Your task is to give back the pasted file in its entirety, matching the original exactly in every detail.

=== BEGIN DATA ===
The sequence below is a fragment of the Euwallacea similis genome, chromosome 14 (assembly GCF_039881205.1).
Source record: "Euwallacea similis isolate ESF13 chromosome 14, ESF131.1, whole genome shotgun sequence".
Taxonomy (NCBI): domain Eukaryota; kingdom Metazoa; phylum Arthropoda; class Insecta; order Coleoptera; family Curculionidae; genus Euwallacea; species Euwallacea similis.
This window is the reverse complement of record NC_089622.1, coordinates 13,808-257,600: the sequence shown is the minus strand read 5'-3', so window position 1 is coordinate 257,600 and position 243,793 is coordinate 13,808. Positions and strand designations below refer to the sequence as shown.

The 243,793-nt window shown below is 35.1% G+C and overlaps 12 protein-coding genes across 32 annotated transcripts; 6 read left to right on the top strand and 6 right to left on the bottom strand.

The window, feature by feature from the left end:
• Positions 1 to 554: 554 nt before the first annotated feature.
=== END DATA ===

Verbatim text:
The sequence below is a fragment of the Euwallacea similis genome, chromosome 14 (assembly GCF_039881205.1).
Source record: "Euwallacea similis isolate ESF13 chromosome 14, ESF131.1, whole genome shotgun sequence".
Taxonomy (NCBI): domain Eukaryota; kingdom Metazoa; phylum Arthropoda; class Insecta; order Coleoptera; family Curculionidae; genus Euwallacea; species Euwallacea similis.
This window is the reverse complement of record NC_089622.1, coordinates 13,808-257,600: the sequence shown is the minus strand read 5'-3', so window position 1 is coordinate 257,600 and position 243,793 is coordinate 13,808. Positions and strand designations below refer to the sequence as shown.

The 243,793-nt window shown below is 35.1% G+C and overlaps 12 protein-coding genes across 32 annotated transcripts; 6 read left to right on the top strand and 6 right to left on the bottom strand.

The window, feature by feature from the left end:
• Positions 1 to 554: 554 nt before the first annotated feature.